If only Aamir Khan and Amitabh Bachchan were as excited about being co-stars in Thugs of Hindostan as fans want them to be.

Since Aamir Khan likes to make films with a message or three, for one foolish moment I thought that Thugs of Hindostan was a film about gau rakshak vigilantes. Or about the Padmaavat protesters.

But obviously, it’s no such thing because Amitabh Bachchan sir has not written an open letter to his granddaughters about the nobility of freedom of expression and staying strong in times of lynching.

In fact, Aamir Khan has gone on record saying that this is not one of those socially relevant films at all. This is pure paisa vasool, big-budget entertainment with a little swadeshi touch. The thugs are not doing thuggery against anti-nationals who consume contraband meat and raise slogans at JNU and refuse to shout Bharat Mata ki Jai. They are patriotic bandits looting English ships during the British Raj. So, basically, this seems to be about a plucky ragtag band of Indian misfits taking on the mighty Raj. Hmm, have we not seen this before? Just with cricket balls.


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But, the real reason everyone is excited about Thugs of Hindostan is that it brings together the two great titans of Indian cinema for the first time.

Amitabh Bachchan plays the freedom-loving head thuggee imaginatively named Khudabaksh Azaad. Imagine Dumbledore with more eyeliner.

Aamir Khan plays the amoral easily-bribed junior thug Firangi Not-Inspired-by-Jack-Sparrow Mallah sent to infiltrate them. But he promises to make you forget Jack Sparrow by the end of it all, which could mean acting so over the top it boggles the mind.

Oh, the film also has Katrina Kaif as Sensuous Suraiya who shakes her hips and seems to be used as a human shield by Firangi Mallah and has a Penelope Cruz-esque love-hate, light-BDSM relationship with Flamboyant Firangi. There’s Fatima Sana Shaikh who looks very grimly focused all through the trailer, but so would you be if you were Fiery Zafira shooting flaming arrows. Lloyd Owen plays standard issue Wicked Whitey, but no one cares too much about that because for once it’s not about the white guy even if he’s acted as Indiana Jones’ father. It’s really about the Grand Old Man of Indian Cinema coming together with Method Actor Man. That is what is supposed to set the box-office on fire this Diwali. This is such an anticipated encounter there’s even a little PR movielet about it – The Two Legends.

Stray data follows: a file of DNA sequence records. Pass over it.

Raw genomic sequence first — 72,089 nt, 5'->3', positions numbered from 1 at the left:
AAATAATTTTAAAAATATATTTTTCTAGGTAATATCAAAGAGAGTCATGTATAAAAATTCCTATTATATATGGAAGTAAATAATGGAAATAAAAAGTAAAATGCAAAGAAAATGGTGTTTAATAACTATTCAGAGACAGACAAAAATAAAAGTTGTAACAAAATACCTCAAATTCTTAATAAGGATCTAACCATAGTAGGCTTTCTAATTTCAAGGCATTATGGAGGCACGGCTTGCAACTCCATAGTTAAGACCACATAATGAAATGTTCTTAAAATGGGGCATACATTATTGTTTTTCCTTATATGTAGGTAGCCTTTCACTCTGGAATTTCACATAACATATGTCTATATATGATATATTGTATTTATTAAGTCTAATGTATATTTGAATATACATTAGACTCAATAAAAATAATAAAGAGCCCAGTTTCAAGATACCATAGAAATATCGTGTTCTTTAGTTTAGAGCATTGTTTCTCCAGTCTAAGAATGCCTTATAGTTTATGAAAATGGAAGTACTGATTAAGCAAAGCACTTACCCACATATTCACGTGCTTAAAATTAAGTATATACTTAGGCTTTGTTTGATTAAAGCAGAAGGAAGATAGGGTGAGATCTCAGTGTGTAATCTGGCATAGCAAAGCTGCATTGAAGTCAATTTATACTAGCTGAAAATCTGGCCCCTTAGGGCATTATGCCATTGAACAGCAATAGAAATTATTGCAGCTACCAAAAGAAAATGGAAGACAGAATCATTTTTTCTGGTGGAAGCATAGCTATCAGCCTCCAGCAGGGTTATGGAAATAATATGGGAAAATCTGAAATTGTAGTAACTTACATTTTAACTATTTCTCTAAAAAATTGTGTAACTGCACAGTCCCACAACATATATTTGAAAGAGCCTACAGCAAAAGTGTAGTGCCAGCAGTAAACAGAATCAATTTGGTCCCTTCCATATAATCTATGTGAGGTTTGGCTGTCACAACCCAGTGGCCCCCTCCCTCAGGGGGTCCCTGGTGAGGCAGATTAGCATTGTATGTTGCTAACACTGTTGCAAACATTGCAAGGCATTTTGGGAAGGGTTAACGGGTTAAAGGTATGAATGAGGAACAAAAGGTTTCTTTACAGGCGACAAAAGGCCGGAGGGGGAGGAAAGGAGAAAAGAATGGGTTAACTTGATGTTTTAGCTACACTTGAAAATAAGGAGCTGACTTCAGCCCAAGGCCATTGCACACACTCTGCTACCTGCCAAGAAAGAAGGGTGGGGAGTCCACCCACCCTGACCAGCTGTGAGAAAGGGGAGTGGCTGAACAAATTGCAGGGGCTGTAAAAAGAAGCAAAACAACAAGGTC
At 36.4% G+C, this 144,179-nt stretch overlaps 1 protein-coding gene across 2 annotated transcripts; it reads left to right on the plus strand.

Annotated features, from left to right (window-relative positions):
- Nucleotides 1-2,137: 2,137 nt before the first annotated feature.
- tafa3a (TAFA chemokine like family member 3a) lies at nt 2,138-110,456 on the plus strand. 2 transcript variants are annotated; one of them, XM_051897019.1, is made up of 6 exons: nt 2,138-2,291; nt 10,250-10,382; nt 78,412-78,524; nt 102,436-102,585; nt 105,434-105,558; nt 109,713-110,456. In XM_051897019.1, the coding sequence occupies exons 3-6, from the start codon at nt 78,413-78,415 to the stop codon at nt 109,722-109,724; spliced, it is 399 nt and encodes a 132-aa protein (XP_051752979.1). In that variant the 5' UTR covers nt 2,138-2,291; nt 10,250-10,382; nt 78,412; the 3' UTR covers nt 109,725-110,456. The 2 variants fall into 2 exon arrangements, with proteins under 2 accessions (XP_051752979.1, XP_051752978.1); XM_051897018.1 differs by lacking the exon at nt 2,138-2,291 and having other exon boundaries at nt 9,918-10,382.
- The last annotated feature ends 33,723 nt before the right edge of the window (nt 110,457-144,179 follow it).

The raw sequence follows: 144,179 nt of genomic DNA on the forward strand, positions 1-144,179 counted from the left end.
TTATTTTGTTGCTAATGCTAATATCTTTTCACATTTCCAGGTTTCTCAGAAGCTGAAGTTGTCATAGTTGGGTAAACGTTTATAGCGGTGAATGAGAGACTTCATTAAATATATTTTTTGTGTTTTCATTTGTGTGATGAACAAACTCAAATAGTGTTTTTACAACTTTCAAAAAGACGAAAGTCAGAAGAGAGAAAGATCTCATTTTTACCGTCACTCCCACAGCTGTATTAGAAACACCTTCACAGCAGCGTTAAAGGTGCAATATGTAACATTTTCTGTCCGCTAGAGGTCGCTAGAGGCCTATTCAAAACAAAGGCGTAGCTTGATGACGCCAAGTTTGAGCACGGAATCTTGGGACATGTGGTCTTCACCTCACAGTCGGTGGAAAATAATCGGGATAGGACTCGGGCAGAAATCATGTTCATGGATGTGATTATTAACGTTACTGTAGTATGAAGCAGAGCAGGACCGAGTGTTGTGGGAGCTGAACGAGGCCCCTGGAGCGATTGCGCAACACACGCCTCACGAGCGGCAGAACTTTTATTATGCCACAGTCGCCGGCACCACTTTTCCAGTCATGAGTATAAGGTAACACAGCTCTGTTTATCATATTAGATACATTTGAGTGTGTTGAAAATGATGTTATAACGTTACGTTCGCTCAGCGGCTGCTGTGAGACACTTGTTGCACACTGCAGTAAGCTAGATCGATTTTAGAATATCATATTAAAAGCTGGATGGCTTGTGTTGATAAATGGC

We periodically get excited about this in some sort of national Oedipal surge. Once Amitabh Bachchan was the Angry Young Man pitted against the Living Legend Dilip Kumar in Shakti.  Before that Dilip Kumar was the Young Turk/Mughal against Prithviraj Kapoor in what Ramesh Sippy called a “histrionic jugalbandi” in Mughal-e-Azam. One day Aamir Khan might be the Angry Old Khan against Tiger Shroff or Taimur even.

Alas, if they could only sound a bit more excited about it all while talking about how historic it all is. You would not think there’s a 300 crore film at stake here. We see Aamir Khan in an “All Hail the Lord of CATAN” t-shirt sitting cross-legged on a couch rehearsing his lines with Amitabh Bachchan in a video.